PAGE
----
How to choose the right eResume format
Sending a resume electronically requires that you format your resume in a way that is readable by other computers, and compatible with other software programs.
Transferring Resumes Electronically
The Internet transfers, stores, and retrieves data in units known as files. A file is a complete named collection of information such as a program, a set of data used by a program, or a user-created document similar to those created in a word processor or text editor. To successfully transfer a résumé from one location to another, both people and computer programs must be familiar with a few common file types, distinguished by their "format." By convention, files normally have a two to four-letter extension at the end of their filenames.
These formats exist so that applications can store and retrieve data electronically. File formats also give files different degrees of richness in terms of the kind of information they contain, and how this is information is presented (or rendered).
Three Flavors of ASCII Resumes
You can create an ASCII vanilla resume, rich resume, or marked-up resume depending upon how you intend to transfer your resume file electronically.
ASCII file formats are the most common type of data files transferred electronically via the Internet, including email. ASCII (pronounced ASK-ee), stands for the American Standard Code for Information Interchange. The three common ASCII file formats that eresume files are transferred as are:
- Plain Text (.txt) - Plain-text document files are exactly that - plain. The benefit is that PCs, Macintoshes, UNIX Workstations, or mainframe terminals can read these files. The term "vanilla" resume usually refers to plain-text resumes because there is no formatting.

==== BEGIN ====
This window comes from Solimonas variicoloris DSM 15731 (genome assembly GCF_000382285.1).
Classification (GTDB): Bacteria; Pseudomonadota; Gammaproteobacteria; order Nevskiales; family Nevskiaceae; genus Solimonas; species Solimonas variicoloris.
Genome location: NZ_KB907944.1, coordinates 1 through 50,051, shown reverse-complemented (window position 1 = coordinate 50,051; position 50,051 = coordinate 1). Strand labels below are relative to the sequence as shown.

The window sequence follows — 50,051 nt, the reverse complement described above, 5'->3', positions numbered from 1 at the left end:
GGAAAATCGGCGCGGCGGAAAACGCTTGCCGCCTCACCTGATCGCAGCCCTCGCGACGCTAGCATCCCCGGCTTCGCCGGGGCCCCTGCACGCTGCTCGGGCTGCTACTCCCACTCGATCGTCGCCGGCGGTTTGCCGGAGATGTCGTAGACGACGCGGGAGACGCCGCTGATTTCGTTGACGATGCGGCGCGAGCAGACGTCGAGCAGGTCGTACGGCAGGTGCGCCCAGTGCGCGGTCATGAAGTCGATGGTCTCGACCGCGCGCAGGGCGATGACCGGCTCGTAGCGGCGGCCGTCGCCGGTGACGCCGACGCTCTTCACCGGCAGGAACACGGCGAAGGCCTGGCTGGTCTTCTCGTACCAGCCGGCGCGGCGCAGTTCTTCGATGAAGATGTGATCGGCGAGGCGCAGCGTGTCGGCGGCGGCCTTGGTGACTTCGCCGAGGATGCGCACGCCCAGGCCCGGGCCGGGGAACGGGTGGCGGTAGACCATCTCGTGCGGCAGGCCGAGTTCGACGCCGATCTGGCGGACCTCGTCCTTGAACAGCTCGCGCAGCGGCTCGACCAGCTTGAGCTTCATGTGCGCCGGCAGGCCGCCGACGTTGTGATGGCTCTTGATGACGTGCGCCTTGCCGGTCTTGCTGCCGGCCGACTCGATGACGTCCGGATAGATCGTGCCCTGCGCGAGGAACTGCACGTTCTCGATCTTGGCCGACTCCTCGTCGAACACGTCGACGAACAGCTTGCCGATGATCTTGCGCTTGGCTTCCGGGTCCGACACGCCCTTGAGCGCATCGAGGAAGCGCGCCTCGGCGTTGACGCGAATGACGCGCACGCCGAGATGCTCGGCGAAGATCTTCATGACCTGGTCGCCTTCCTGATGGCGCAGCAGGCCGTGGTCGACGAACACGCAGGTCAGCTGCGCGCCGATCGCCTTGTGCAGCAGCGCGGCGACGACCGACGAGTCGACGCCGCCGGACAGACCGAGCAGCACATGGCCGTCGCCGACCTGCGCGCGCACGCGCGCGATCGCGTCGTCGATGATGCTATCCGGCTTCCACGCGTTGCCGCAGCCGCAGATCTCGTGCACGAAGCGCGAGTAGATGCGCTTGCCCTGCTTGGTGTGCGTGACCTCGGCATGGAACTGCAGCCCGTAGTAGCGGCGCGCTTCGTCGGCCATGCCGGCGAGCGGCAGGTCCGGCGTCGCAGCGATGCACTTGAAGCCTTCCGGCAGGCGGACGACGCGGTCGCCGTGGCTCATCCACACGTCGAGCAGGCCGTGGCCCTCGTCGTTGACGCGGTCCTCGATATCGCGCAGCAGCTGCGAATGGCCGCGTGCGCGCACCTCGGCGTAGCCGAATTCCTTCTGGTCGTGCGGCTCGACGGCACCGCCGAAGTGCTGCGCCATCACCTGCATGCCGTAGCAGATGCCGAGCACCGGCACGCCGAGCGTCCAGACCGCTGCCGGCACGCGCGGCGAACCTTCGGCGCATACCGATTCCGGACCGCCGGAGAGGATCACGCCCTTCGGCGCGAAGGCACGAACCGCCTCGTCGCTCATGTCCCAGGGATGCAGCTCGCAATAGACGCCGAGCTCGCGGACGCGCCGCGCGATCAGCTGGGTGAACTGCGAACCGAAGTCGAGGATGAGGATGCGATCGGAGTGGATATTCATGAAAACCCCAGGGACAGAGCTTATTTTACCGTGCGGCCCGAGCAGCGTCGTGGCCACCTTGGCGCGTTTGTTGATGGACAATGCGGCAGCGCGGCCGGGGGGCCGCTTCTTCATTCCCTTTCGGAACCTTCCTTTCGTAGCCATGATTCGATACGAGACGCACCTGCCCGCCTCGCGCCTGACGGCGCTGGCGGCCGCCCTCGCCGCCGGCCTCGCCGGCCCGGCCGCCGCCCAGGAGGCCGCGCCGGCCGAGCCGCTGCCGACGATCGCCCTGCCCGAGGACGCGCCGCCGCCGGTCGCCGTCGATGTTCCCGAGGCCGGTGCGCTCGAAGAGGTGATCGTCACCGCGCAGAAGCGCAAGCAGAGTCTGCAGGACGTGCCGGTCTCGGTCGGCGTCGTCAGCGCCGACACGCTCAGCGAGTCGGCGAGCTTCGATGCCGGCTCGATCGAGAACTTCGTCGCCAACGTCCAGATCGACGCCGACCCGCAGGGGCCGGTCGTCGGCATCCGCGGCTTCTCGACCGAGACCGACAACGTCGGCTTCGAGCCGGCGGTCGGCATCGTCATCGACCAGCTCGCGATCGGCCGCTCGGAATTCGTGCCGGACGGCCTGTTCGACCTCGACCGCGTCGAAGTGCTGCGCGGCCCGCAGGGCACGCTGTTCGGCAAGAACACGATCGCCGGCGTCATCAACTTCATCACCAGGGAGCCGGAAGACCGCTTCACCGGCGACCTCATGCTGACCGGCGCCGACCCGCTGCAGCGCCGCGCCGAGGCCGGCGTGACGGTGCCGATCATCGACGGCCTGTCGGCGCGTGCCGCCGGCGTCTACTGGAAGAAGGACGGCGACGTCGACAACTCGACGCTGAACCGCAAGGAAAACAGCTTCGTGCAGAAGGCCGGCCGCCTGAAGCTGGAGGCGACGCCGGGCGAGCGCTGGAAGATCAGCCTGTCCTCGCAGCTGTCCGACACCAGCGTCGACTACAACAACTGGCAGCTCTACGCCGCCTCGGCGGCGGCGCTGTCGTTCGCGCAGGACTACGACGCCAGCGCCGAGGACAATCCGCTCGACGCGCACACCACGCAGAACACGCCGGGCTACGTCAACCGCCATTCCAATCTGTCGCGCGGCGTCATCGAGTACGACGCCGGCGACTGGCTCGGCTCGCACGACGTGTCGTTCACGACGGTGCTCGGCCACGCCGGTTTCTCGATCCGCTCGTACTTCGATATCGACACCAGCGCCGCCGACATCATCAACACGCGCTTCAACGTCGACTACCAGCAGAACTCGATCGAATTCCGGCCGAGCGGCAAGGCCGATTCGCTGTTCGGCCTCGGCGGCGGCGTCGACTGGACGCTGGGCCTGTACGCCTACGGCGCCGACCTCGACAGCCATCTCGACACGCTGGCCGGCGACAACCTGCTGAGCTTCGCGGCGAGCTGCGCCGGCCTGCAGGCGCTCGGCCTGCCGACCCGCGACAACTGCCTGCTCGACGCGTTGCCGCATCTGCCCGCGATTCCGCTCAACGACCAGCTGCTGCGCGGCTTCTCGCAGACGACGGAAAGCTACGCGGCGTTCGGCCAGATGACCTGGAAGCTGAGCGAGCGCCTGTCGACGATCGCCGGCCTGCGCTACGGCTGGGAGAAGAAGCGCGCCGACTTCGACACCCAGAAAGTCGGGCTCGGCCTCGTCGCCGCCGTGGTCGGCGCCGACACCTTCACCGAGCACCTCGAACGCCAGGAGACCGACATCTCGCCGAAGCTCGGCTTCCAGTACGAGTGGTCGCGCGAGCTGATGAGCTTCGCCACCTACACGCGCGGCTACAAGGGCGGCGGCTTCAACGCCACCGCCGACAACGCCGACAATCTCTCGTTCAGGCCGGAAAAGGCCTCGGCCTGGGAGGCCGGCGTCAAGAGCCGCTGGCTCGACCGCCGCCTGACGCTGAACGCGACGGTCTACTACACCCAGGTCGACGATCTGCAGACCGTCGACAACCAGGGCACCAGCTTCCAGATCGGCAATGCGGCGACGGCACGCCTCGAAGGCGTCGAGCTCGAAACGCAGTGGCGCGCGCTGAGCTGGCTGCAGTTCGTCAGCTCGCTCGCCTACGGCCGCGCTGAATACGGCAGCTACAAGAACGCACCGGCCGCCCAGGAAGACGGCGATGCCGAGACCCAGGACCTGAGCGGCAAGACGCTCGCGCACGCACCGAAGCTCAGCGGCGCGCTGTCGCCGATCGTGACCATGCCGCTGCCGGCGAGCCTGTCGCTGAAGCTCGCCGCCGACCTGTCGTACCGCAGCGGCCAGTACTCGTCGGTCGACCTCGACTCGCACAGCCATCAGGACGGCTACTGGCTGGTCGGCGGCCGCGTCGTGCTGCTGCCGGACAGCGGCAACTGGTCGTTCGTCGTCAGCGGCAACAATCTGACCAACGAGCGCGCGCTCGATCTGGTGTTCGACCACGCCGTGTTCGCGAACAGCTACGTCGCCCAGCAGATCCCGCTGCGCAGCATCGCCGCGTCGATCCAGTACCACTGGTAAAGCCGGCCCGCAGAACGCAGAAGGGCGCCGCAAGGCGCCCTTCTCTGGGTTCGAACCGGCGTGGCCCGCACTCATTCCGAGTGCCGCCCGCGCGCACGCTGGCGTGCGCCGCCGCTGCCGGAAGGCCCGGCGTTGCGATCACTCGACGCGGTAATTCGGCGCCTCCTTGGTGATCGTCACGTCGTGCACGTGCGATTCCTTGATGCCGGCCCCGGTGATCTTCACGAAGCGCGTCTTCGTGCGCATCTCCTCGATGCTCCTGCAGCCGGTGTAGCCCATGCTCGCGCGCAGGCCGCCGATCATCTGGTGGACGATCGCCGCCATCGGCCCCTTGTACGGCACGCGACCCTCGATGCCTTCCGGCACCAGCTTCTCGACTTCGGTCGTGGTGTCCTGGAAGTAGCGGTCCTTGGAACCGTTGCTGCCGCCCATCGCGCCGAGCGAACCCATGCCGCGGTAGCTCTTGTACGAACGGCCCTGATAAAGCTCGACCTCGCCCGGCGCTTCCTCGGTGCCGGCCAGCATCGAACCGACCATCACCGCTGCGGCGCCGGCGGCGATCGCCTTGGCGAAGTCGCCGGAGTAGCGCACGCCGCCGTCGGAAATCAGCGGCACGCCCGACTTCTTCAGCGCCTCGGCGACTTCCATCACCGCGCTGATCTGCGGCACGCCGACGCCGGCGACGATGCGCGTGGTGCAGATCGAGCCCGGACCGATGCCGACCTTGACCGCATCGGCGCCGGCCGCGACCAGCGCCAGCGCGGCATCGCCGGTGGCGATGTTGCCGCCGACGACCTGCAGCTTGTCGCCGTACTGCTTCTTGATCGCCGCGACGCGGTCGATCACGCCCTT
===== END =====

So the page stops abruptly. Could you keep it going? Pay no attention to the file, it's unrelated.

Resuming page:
- View Sample Plain Text eResume
- If you are required to transmit your résumé via email, its file is stored on your PC and viewed with an email reader like Microsoft Outlook. When you transfer this file to someone else's computer, you may not know what email program - and reader - they have to open and view your resume. In this case, the most common format to use is plain-text.
- Another common use of plain-text is when you are asked to copy and paste a text version of your resume into specified field located on job board résumé builders or job application forms online.
- Rich Text (.rtf) - Most job seekers are used to creating their resumes in a word processor. which does provide fancy formatting options. This rich text file is compatible across different brands of word processors while retaining its "richness" as a formatted document during and after the file has been transferred, and only if it is viewed in a compatible word processor.
- View Sample Rich Text eResume
- If you are asked to provide your resume via an email attachment, or an online resume builder allows you the option to upload a word-processed version of your resume, in both cases you can transfer/upload your resume as a rich text file.
- If the resume builder indicates that you can upload "Word files" or ".doc files," you can upload your resume using the Microsoft Word native file format with the .doc extension.
- If you are not sure, do a "SAVE AS" in your brand of word processor, and save as an .rtf file. Be sure to check the user's manual of your respective word processor.
- Hypertext (.html) - Many people are surprised to learn that Web pages are also ASCII files; it is not uncommon that ASCII is used interchangeably with plain-text, when this is not true. When creating a document in HTML, which stands for Hypertext Markup Language, it is "marked up" by using "tags," that will render the desired format when the document is viewed using a Web browser like Microsoft's Internet Explorer.
- View Sample Plain Text eResume
- If you want people to view your resume as a Web page, you would upload it to a Web server that hosts your Web page account as a hypertext file. When you hear the term "Web resume," it usually refers to the HTML version of your résumé.
- Hypertext resumes allow you to integrate graphics, audio, and multimedia, if the Web browser used to render the document on Web supports these additional formats.